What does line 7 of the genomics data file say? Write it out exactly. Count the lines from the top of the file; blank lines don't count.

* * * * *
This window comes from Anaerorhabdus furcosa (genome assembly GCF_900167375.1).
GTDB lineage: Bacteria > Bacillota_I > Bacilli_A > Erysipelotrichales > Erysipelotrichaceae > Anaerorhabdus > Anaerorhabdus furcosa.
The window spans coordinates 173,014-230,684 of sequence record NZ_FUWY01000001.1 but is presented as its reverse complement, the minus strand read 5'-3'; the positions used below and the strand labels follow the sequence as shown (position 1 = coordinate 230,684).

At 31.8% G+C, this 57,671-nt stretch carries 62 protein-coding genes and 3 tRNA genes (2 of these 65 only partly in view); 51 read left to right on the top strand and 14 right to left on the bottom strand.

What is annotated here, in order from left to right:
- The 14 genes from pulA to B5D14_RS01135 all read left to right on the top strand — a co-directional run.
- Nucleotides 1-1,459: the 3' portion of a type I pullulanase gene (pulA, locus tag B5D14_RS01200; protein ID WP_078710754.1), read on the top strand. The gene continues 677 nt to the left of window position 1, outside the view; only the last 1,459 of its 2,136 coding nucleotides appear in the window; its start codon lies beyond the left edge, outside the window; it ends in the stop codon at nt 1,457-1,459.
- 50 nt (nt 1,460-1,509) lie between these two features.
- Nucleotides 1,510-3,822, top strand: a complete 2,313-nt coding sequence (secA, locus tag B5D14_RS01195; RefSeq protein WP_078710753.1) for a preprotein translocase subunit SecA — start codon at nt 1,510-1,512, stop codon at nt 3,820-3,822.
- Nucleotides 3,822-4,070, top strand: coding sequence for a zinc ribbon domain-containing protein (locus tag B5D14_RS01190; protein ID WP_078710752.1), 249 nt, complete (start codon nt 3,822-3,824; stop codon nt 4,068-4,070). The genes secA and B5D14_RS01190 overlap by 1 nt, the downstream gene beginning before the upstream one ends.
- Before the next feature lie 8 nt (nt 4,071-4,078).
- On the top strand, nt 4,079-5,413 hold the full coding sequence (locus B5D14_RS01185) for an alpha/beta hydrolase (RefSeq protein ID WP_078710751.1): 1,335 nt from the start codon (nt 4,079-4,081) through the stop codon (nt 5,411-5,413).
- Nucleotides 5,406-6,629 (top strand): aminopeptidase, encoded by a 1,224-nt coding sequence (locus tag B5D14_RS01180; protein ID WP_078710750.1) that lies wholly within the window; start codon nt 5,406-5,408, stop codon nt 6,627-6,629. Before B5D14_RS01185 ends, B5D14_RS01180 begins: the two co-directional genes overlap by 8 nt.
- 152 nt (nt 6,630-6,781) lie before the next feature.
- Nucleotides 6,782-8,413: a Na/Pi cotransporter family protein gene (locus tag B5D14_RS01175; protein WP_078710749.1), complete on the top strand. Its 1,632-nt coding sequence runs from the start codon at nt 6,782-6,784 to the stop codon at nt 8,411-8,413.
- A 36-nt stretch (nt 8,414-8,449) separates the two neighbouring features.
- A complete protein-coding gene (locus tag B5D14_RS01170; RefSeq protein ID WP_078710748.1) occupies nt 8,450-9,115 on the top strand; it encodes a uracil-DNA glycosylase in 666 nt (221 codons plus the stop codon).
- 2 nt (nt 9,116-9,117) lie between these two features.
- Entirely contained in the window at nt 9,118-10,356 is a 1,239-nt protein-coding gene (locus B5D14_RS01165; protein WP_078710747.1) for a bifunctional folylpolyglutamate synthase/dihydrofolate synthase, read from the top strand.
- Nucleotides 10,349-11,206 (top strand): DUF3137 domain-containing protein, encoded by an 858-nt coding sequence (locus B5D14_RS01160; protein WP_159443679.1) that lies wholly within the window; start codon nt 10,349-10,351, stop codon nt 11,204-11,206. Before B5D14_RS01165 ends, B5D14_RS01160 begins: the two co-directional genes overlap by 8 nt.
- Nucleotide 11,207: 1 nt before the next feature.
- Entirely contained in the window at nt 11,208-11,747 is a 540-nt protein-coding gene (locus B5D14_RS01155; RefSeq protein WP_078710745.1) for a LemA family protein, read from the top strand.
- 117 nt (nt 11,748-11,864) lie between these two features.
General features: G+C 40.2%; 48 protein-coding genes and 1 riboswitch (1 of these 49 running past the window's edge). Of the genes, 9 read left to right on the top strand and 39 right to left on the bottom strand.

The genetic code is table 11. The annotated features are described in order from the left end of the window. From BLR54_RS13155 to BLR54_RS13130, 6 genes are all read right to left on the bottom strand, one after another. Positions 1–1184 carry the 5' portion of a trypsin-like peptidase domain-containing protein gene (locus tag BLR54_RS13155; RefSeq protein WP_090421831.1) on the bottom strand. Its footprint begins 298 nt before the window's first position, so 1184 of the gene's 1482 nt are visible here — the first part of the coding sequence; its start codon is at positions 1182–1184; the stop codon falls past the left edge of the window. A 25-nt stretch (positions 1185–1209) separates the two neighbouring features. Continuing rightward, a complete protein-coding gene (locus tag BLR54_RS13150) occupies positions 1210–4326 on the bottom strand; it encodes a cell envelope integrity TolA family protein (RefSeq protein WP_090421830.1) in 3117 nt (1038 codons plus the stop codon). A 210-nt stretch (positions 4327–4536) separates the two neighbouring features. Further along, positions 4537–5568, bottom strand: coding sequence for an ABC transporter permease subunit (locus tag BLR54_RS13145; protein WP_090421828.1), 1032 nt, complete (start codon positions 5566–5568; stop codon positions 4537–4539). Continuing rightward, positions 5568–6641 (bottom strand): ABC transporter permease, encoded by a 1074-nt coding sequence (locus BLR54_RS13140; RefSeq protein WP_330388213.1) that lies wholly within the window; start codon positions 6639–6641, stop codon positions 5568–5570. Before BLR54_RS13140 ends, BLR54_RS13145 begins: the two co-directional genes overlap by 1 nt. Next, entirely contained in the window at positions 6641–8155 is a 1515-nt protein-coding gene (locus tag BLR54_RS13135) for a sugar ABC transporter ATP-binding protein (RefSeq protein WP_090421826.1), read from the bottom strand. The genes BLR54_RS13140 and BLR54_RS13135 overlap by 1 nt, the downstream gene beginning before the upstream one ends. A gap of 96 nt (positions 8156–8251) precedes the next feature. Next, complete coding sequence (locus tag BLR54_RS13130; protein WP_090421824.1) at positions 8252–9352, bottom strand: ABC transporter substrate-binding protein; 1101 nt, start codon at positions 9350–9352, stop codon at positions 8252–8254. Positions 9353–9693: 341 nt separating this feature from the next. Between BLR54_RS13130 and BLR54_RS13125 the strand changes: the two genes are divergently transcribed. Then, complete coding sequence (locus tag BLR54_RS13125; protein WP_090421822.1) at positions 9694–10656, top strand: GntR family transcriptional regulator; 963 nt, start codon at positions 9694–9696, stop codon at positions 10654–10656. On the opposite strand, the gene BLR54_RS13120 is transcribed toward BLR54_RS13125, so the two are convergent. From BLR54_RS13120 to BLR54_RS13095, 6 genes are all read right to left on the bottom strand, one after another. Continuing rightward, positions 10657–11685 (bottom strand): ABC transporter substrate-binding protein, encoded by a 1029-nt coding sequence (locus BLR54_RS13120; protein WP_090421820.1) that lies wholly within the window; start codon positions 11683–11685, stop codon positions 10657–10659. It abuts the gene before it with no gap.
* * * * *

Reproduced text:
- Nucleotides 1-1,459: the 3' portion of a type I pullulanase gene (pulA, locus tag B5D14_RS01200; protein ID WP_078710754.1), read on the top strand. The gene continues 677 nt to the left of window position 1, outside the view; only the last 1,459 of its 2,136 coding nucleotides appear in the window; its start codon lies beyond the left edge, outside the window; it ends in the stop codon at nt 1,457-1,459.